A colonel told Sheridan it was no use. “The army,” he said, “is whipped.”

“You are,” retorted Sheridan, “but the army isn’t.”

Then, waving his hat so the troops could see him, Sheridan turned the retreat into a counterattack that recovered all of the lost ground. The battle annihilated Early’s army and forever ended the rebel threat in the Shenandoah.

A few weeks later in Cincinnati, Read was having breakfast with James Murdoch, a theatrical star who was scheduled to read patriotic verse at a war fundraiser that evening. Read’s brother-in-law arrived with a copy of Harper’s Weekly. On the cover was a Thomas Nast drawing of Sheridan’s ride to the front. “Buck,” he said to Read, “there’s a poem in that picture.”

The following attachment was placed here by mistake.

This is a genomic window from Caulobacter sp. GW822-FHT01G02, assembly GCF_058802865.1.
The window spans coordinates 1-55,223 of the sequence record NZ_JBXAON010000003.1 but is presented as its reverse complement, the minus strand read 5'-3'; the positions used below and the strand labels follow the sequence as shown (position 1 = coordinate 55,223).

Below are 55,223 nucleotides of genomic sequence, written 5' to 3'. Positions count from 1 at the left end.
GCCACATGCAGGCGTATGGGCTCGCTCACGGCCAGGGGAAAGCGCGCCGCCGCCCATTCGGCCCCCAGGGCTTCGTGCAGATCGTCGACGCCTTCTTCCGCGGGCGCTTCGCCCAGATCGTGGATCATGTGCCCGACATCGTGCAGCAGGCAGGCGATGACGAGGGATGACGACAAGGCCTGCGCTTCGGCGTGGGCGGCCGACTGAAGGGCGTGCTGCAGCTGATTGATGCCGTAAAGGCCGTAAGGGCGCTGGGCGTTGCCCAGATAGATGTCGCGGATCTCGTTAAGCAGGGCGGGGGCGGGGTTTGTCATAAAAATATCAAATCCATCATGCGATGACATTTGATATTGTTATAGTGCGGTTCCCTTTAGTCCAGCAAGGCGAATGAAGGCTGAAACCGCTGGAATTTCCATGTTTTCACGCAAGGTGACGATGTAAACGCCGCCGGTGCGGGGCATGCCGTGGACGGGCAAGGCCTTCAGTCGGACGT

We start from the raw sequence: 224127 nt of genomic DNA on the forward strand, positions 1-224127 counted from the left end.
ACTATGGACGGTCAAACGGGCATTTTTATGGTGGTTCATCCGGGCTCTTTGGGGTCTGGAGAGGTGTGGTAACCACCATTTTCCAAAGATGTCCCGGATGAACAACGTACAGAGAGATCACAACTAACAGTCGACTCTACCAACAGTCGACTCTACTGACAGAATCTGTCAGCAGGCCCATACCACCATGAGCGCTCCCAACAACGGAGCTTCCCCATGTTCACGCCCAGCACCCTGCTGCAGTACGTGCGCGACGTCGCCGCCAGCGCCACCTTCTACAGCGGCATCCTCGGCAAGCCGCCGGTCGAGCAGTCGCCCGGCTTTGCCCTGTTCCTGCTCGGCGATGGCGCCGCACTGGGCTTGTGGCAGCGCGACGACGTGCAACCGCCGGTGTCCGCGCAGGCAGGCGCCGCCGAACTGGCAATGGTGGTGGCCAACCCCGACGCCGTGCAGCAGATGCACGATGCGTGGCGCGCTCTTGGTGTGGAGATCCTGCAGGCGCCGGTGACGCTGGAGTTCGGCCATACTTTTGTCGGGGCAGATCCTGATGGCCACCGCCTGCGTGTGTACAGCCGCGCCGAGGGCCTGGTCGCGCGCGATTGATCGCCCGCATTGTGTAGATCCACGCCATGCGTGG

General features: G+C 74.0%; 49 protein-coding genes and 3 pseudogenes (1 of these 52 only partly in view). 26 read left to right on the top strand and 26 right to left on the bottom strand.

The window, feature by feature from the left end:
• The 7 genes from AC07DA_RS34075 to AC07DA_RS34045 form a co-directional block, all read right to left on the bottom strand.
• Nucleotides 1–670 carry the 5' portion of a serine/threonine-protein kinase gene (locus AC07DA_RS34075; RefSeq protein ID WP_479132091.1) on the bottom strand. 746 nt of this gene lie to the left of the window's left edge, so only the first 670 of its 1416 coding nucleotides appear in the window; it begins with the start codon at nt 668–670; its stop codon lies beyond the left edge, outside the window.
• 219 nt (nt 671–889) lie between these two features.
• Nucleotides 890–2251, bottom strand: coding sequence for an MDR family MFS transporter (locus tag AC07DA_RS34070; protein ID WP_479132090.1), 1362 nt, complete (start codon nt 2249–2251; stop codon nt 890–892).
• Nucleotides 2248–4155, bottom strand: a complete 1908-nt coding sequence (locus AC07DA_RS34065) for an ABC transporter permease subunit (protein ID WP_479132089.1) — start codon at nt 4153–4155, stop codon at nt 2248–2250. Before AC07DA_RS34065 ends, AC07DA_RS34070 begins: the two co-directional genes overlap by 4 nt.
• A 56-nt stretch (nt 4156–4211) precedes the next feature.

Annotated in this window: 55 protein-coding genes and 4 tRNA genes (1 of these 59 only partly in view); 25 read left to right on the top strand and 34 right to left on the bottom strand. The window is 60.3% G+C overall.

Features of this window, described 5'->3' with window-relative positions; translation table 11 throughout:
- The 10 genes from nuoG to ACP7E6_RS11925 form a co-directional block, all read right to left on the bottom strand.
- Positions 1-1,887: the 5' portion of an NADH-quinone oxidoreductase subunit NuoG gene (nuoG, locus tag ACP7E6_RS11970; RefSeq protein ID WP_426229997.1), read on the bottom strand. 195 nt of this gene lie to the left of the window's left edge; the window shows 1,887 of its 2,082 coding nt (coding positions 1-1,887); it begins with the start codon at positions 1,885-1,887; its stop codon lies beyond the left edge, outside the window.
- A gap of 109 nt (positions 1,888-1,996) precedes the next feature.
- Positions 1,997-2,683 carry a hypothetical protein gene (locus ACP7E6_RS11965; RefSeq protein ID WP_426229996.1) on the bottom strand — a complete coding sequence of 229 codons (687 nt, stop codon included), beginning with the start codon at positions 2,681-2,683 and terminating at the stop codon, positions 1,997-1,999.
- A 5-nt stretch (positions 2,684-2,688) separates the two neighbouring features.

Read bristled. “Do you suppose that I can write a poem to order, just as you would go to Sprague’s and order a coat?” he posed.

But after the others departed, Read went to his room and told his wife, “Hattie, do not let me be interrupted. I am not to be called even if the house is on fire.”

At about noon, he emerged and handed “Sheridan’s Ride” to his wife to copy in her much more legible penmanship.

That night, Murdoch introduced the poem that would spread almost as fast as Rienzi had galloped. To build suspense through the verses, Read had Sheridan getting steadily closer to the front:

Up from the South at break of day,
Bringing to Winchester fresh dismay,
The affrighted air with a shudder bore,
Like a herald in haste to the chieftain’s door,
The terrible grumble, and rumble, and roar,
Telling the battle was on once more …

Sheridan was 20 miles away, then 15 miles … 10 … 5, until: